A Feminist’s Love for Wonder Woman & A Not-So-Short Rant on Disney

As you may know, this year I took on 2 internships, one of which is to be a research and writing assistant on a new feminist book project of one of Brandeis’ professors: Rosalind R. Barnett, and her writing partner, Boston University journalism professor, Caryl Rivers. The title is called Move Over, Ms. Nice and I’m basically in heaven working on this project. My latest assignment required me to write about how strong women have to please men in order to survive, and like the nerd I am, I used this as an excuse to talk about Wonder Woman and give voice to some of my greatest complaints about Disney’s treatment of my three favorite, “Disney Princesses:” Pocahontas (Pocahontas, 1995), Mulan (Mulan, 1998), and Merida (Brave, 2012).

In the current polarized society, with misogynists and meninists both fighting feminists and women in general, empowered women are often the targets of attacks. There are a few, however, who have managed to maintain their power by also appealing to men by exhibiting other traditional feminine qualities. An example of this is Wonder Woman. Created by the man who developed the lie detector test who was husband to a suffragist, the Amazonian warrior was a feminist from the start. I, personally, am SO freaking excited for the upcoming Wonder Woman film. It’s partially because she is my mom’s favorite superhero, and because she is just SO amazing. If you have the Batman vs. Superman: Dawn of Justice movie with the extras, the Wonder Woman specials, “The Warrior, The Myth, The Wonder” and “Wonder Woman: Grace & Power,” are just great. I’m so excited to see Gal Gadot play Diana in her own movie (though her appearance in Batman vs. Superman: Dawn of Justice was pretty awesome, especially this scene—and her theme song just makes me so giddy!). Her appearance, however, clearly reflects the male gaze in which she was created, and is a probable reason men did not reject the character like many of the anti-suffragist comics from the time. The films are making them more warrior-like and functional, but she’s still definitely running around in a strapless top and skirt which does annoy me to no end because it’s clearly meant to get boys interested.

Perhaps a more pervasive example of idealized female characters are the Disney Princesses, an exclusive title bestowed to currently only 11 characters who meet certain requirements. The original three, Snow White, Cinderella, and Aurora (Sleeping Beauty), are by no means feminist icons. The Disney Renaissance Era “Disney Princesses” are Ariel, Belle, Jasmine (Aladdin), Pocahontas, and Mulan. The latest additions from the Disney Revival Era are Tiana (The Princess and the Frog), Rapunzel (Tangled), and Merida (Brave). Starting with the Renaissance Era, as the Disney Princesses become more empowered, they also speak increasingly less than their male counterparts. Another article points out that speaking time isn’t the only measure of a heroine’s impact, such as the heroines receiving more recognition for their skills (rather than appearance).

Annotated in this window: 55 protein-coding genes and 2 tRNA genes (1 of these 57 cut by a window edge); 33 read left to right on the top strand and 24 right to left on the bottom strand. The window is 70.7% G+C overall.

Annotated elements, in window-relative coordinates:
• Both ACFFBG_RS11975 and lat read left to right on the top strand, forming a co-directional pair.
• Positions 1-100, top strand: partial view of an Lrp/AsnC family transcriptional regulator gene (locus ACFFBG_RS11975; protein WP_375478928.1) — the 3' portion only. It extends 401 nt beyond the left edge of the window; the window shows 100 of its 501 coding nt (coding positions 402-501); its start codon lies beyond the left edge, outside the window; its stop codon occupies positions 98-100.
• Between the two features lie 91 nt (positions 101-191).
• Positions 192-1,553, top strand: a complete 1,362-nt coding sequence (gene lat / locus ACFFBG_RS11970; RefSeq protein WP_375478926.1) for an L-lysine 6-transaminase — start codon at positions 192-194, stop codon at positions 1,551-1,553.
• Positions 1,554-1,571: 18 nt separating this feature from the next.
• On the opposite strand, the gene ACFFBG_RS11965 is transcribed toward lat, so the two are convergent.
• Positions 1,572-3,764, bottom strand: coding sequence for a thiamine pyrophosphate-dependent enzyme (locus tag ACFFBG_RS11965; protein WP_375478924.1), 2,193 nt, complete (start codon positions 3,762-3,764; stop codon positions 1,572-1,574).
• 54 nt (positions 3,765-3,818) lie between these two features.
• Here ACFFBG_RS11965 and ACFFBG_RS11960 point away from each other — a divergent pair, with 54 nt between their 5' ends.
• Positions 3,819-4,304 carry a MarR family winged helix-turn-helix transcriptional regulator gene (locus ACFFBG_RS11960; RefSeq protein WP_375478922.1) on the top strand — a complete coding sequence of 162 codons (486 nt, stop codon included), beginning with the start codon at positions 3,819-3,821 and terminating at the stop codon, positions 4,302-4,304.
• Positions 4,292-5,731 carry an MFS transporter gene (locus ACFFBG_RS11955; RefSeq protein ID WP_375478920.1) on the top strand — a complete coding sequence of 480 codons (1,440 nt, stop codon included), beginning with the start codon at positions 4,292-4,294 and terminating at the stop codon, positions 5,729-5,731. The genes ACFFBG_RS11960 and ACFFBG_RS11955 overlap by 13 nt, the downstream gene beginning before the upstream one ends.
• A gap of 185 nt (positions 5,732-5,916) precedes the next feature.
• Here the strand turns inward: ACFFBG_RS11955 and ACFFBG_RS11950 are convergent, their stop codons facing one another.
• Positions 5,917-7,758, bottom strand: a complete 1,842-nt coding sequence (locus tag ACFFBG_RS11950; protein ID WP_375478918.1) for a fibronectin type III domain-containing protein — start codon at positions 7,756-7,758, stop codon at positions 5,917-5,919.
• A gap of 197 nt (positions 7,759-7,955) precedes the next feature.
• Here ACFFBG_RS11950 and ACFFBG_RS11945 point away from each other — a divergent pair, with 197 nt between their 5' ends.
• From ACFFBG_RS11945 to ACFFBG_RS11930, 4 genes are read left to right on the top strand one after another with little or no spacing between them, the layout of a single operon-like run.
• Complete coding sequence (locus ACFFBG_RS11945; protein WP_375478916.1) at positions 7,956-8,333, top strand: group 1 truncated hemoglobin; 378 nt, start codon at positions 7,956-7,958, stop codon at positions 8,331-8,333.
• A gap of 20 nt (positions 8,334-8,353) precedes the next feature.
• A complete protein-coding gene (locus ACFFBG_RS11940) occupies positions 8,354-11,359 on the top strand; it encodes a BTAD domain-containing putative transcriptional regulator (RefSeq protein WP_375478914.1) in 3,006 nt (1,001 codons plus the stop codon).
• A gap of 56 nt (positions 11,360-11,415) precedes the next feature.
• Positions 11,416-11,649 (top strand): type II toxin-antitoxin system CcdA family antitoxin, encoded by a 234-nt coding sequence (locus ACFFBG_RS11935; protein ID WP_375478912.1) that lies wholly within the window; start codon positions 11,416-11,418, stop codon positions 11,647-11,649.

Where Disney miscalculated in the Disney Princess merchandise line was the unnecessary makeovers given to its most agentic heroines: Pocahontas, Mulan, and Merida.

These three are the leading characters in their stories, and were commercially successful enough to garner themselves the “Disney Princess” title. There is a reason these movies were popular—young girls liked these strong, independent, agentic characters whose accomplishments were more substantial than merely getting their own happy end: Pocahontas saves her tribe and taught (some) of the white settlers that Native Americans were not savages, Mulan saved China and was bowed to by the Emperor (which ranks her higher than his family, or any traditional princess title), and Merida saves her mother and restores peace between the three other clans. Why, then, would Disney eviscerate them by removing their best qualities to make them more marketable?

These mixed messages are not only bewildering, but also have negative effects on girls by magnifying stereotypes. If people still accepted Pocahontas, Mulan, and Merida in their original forms, are the tamed versions needed? With Wonder Woman’s upcoming live-action silver screen debut led by a female team with the fierce Gal Gadot as the leading lady, the question becomes: are younger generations able to see new or revamped feminist icons as inspiring without fearing they are misandrists out to destroy the current patriarchal structure of society?

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